17 Effective Ways to Catch or Trap a Chicken
Whether your chickens always make a ninja move when you open the coop, or you’re just looking for some chicken cuddles, these ways on how to catch a chicken save you (and your lungs) from chasing around an escape artist chicken.
Even a Houdini-like hen or rooster is no match against one lightning-fast, unexpected, and effortless technique. Curious if our tricks would work for your runaway?
From a poultry hook to installing an automated door for the nesting boxes, here are 17 ways to catch an escapee chicken.
- 1. Teach Them Where Home Is
- 2. Tempt Them With Yummy Treats
- 3. Use A Chicken Catcher Hook
- 4. Repurpose Your Fishing Net
- 5. Back Them Into A Corner
- 6. Use Snares
- 7. Catch Them In The Nesting Boxes
- 8. Box ‘Em Up
- 9. Sneak Up From Behind
- 10. Try A Bird Crate
- 11. Ask Fido For Help
- 12. Create A Smaller Floor Space
- 13. Follow The Leader
- 14. Catch Them When They Roost
- 15. Give A Chicken Trap A Chance
- 16. Don’t Do It Alone
- 17. Reinforce Your Chicken Coop
1. Teach Them Where Home Is
An easy way on how to catch a chicken back in the coop is to make sure he knows where home is. If you teach your chickens to roost in the coop, they will return there every night at sunset.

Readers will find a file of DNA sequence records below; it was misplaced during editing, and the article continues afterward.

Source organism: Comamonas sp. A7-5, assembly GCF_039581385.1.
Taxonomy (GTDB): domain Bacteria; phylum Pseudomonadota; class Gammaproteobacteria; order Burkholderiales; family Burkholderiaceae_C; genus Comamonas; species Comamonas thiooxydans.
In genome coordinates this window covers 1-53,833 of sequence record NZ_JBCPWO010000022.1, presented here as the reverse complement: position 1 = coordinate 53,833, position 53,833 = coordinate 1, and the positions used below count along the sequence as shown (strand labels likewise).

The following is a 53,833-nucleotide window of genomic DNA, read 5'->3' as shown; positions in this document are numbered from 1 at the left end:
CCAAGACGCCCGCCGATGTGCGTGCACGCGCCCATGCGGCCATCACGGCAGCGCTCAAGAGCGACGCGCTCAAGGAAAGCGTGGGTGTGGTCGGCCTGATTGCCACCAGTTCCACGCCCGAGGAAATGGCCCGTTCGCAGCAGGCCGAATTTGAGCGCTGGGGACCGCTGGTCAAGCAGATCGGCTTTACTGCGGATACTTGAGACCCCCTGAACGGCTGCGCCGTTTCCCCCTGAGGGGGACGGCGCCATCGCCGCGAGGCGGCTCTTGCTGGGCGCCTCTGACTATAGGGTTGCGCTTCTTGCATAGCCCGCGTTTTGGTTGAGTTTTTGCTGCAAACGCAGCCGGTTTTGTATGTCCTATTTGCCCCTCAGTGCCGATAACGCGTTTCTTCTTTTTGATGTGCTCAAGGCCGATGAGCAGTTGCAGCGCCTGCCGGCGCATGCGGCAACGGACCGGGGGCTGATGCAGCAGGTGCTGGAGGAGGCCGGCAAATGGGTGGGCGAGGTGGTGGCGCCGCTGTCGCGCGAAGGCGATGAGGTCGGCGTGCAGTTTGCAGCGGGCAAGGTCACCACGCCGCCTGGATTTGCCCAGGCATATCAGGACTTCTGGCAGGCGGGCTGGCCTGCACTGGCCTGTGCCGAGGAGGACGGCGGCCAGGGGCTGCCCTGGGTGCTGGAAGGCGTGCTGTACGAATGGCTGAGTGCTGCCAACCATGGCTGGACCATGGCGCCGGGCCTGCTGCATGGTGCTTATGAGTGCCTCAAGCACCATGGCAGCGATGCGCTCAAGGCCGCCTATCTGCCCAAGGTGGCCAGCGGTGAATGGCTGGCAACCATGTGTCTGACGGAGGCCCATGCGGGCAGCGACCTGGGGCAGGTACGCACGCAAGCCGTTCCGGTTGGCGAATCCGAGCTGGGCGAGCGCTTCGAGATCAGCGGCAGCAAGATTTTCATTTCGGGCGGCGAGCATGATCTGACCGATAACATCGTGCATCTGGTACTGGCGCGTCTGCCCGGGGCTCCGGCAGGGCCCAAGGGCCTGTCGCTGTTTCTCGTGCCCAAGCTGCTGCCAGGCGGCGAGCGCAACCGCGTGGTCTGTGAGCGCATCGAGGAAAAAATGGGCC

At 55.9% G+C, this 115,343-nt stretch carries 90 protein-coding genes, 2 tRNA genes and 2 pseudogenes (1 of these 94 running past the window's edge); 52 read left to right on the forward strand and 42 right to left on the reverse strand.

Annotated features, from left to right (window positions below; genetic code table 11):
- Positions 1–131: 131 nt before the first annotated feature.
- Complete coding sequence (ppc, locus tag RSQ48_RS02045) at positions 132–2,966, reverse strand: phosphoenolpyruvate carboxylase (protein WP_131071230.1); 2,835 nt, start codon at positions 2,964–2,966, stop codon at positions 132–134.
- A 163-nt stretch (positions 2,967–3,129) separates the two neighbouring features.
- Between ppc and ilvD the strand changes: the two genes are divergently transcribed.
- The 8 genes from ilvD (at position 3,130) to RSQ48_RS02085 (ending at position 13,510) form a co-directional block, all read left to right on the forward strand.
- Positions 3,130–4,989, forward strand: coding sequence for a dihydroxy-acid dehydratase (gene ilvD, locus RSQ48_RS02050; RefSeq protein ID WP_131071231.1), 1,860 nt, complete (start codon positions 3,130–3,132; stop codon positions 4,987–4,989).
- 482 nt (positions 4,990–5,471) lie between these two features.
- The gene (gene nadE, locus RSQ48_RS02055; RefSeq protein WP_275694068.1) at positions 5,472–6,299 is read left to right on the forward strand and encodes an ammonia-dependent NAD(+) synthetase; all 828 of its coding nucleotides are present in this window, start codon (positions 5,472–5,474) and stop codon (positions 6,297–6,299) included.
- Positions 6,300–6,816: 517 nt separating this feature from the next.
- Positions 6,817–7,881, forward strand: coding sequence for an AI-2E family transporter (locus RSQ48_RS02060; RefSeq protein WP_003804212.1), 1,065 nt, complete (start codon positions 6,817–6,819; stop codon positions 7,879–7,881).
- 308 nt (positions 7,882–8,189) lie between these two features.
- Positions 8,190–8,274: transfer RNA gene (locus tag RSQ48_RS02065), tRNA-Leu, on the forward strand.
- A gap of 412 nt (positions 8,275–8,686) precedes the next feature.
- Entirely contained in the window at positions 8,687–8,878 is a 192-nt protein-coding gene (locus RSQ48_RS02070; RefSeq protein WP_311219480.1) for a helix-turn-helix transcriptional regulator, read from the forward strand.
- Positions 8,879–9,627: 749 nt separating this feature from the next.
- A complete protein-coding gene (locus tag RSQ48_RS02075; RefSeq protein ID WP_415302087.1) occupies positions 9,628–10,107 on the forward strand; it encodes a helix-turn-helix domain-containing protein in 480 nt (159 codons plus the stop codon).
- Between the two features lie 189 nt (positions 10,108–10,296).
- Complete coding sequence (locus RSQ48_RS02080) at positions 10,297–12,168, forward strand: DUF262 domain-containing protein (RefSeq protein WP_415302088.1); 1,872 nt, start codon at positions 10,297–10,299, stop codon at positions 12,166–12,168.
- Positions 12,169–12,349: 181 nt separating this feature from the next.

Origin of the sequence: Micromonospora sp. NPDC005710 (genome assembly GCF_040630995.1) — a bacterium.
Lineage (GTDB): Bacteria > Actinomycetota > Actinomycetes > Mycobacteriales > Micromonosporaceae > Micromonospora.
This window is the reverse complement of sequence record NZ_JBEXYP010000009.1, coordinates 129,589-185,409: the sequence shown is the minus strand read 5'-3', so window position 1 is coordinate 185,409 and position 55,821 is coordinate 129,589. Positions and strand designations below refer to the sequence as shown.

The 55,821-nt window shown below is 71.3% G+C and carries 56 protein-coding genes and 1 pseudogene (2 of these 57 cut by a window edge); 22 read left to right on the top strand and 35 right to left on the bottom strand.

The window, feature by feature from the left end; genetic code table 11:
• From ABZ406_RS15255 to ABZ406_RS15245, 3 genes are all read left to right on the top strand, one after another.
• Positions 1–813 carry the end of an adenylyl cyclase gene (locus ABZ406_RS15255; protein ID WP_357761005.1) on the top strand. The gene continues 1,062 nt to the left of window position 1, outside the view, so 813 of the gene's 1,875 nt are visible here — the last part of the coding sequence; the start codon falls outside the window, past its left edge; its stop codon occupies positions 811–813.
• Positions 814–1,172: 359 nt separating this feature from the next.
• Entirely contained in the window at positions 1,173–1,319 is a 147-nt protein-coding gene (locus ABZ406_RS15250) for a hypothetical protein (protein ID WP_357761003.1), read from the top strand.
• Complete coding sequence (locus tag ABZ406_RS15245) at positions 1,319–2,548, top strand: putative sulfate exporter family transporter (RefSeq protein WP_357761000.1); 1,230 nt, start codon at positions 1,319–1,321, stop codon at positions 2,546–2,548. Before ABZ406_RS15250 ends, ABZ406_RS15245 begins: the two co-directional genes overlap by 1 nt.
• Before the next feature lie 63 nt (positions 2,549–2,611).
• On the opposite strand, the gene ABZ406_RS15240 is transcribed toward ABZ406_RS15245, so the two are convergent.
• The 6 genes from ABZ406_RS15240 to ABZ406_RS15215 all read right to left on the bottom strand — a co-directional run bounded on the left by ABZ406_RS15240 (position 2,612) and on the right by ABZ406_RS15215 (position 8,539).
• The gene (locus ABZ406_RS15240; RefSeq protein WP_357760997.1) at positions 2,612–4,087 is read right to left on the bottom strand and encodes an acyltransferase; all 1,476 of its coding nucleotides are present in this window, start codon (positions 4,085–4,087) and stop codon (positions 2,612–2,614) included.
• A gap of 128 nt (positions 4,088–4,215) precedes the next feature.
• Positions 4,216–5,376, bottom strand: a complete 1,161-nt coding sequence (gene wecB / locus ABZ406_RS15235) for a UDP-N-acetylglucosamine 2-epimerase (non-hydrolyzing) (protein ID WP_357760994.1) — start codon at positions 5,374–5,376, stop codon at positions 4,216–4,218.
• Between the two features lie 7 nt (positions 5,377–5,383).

There are many videos on how to train your chickens to roost in their coop. But this clip is the best:
It’s easiest to teach birds when they are young. It usually takes about two weeks for them to acclimate to where they roost. Once they are adjusted, you can be pretty confident your birds will want to roost in the same spot.
While this won’t help you catch a chicken, it’s a good way to manage his escape tactics.
2. Tempt Them With Yummy Treats
If you don’t want to race around chasing your birds, train your chickens to come to you. How? Of course, with delicious food.
Start by sitting down quietly. Then gently scatter some food, like corn, in front of you. Wait for the chickens to approach. As they come closer, throw more food. Be careful to move slowly! You don’t want to make any sudden movements, or they will get spooked and run away.
You can also use table scraps to trick your chickens to come close to you (1).
Watch how easily Terry lures her chickens with food: